Athens.- (GreekNewsOnline, ANA-MPE)
In spite of the positive tone in the statements of the party leaders – following their meetings with Prime Minister Kyriakos Mitsotakis – to facilitate the voting of the Greek citizens living abroad in the countries they reside, the main differences remain, making it unlikely to secure the necessary parliamentary majority to change the law. According to the Greek Constitution, 200 votes are needed (out of 300) to pass this particular electoral law. But the Prime Minister appeared optimistic that the law could pass.
Mitsotakis met with leaders of parties represented in Parliament to discuss the issue before tabling legislation for it. His successive meetings included main opposition SYRIZA’s Alexis Tsipras, KINAL’s Fofi Gennimata, Communist Party’s Dimitris Koutsoubas, Greek Solution’s Kyriakos Velopoulos and MeRA25’s Yanis Varoufakis.
The stance of political party leaders meeting with Prime Minister Kyriakos Mitsotakis on the issue of voting rights for Greeks abroad “was productive,” the PM’s office said in a statement on Friday, and shows “there is serious grounds” for a solution acceptable to all parties.
“For the government, the basic prerequisite for finding common ground” among parties, the statement said, “was the acceptance of the constitutional principle that all votes are equal, which means that that the votes of Greeks living abroad are included in the total voting count, without separating [Greeks] into first- and second-class citizens.”
The issues discussed, the PM’s office explained, were “the process of exercising this right” to vote, and “how the representatives of voters living abroad are elected.” Differences of opinion were expressed, “but it appears there is serious grounds for a substantial alignment towards a jointly acceptable solution,” the office at Maximos Mansion said.
It added that the Interior Ministry will talk with party representatives so that a draft bill to be tabled in Parliament “will be voted on with the widest possible majority.”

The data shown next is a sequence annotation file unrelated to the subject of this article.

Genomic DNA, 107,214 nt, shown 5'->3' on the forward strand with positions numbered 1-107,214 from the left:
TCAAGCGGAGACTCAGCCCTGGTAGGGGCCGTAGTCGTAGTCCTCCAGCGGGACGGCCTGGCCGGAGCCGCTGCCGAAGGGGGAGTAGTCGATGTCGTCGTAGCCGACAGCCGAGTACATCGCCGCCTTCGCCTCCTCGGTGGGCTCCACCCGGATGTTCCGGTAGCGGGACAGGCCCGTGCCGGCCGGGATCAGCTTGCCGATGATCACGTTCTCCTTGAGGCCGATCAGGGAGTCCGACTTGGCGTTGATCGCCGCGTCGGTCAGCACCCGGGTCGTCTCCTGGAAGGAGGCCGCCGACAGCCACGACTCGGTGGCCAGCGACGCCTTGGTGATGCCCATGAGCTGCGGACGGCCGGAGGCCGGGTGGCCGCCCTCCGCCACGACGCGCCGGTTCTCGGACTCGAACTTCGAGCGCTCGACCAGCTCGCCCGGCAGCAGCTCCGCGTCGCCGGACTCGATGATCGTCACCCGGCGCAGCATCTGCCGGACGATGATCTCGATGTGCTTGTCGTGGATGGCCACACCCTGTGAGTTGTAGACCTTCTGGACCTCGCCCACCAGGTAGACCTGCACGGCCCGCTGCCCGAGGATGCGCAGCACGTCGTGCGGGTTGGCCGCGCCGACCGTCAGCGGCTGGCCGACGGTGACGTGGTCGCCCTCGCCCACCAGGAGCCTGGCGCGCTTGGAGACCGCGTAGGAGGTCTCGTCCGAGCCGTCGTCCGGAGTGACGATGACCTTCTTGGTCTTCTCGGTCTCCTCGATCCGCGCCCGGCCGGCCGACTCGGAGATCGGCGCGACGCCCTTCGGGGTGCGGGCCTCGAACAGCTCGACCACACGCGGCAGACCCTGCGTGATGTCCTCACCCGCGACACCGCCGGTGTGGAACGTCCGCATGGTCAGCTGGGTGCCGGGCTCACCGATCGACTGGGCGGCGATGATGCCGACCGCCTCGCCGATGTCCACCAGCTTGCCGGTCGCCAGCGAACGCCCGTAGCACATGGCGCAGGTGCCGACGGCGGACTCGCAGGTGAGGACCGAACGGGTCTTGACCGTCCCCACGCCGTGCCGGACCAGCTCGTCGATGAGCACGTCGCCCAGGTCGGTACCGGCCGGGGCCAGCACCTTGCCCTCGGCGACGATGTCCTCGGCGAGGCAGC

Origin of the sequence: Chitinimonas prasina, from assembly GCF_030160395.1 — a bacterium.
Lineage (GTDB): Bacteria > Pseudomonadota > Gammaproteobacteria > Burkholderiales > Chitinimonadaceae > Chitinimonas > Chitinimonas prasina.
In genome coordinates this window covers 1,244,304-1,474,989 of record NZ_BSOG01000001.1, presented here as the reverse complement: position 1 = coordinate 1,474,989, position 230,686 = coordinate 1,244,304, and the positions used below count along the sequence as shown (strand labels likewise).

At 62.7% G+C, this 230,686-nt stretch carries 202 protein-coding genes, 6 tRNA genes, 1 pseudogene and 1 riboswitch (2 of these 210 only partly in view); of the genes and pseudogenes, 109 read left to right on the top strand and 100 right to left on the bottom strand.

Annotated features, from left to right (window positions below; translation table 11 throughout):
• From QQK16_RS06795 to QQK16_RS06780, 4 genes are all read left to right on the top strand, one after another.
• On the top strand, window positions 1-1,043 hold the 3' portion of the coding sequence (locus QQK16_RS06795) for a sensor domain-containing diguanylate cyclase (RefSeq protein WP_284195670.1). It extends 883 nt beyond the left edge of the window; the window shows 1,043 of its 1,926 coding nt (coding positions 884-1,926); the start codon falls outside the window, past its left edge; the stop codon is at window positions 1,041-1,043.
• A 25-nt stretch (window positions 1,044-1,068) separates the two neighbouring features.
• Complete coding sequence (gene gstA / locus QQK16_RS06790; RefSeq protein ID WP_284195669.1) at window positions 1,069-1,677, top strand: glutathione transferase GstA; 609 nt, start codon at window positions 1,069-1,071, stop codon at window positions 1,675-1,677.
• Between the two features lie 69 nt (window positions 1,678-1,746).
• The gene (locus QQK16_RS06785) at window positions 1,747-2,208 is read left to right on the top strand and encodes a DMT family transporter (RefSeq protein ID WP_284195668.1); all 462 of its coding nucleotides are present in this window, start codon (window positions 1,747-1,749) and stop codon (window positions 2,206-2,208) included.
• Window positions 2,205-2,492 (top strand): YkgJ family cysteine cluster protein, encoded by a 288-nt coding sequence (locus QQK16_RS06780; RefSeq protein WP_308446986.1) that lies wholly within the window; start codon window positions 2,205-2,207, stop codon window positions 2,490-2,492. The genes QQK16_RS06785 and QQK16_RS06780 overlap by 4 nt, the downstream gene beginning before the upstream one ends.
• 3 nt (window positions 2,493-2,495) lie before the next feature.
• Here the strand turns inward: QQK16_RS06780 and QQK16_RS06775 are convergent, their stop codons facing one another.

“It must be made easier for Greeks living abroad to exercise a fundamental constitutional right, as happens in all European countries. This opportunity must not be missed,” the statement concluded.
“We want to include the Greeks of the diaspora creatively in the political affairs of the country; we want their vote and the election of their representatives in the Greek Parliament. But we do not wish to divide the Greeks living abroad, depending on which party they support,” SYRIZA leader Alexis Tsipras said on Friday in Parliament.
The main opposition leader said he urged the prime minister to “change course” in order to find a common ground, to reach consensus and not to divide the Greeks of the Diaspora. Tsipras stressed that “the big institutional changes require broad consensus and, above all, a synthesis between the parties that are central to the governance of the country.” Any other option, he added, would be a choice of “political and institutional deviation, from which no side will win.”
SYRIZA’s leader tabled his party’s proposal for expatriate voting and said he was open to “discuss any other proposal that might facilitate voting by Greek voters abroad”, while setting a “single” requirement: “Do not attempt to engage expatriates in games of petty party politics, with the secret and underhand aim of altering political balances in the interior of the country.”
Following their meeting, Tsipras called on Mitsotakis “to finally demand that sanctions be imposed on Turkey, which was a decision that we succeeded in extracting from the previous European Summit, together with [Cyprus] President [Nicos] Anastasiades.”
“We want the Greeks living abroad to finally be able to vote and for their vote to count in the overall result. To be able to elect representatives,” Movement for Change (KINAL) leader Fofi Gennimata said in a statement after the conclusion of her meeting with Prime Minister Kyriakos Mitsotakis on Friday. The prime minister is currently having a series of meetings with opposition party leaders about granting Greek voters living outside the country the right to cast their vote from abroad.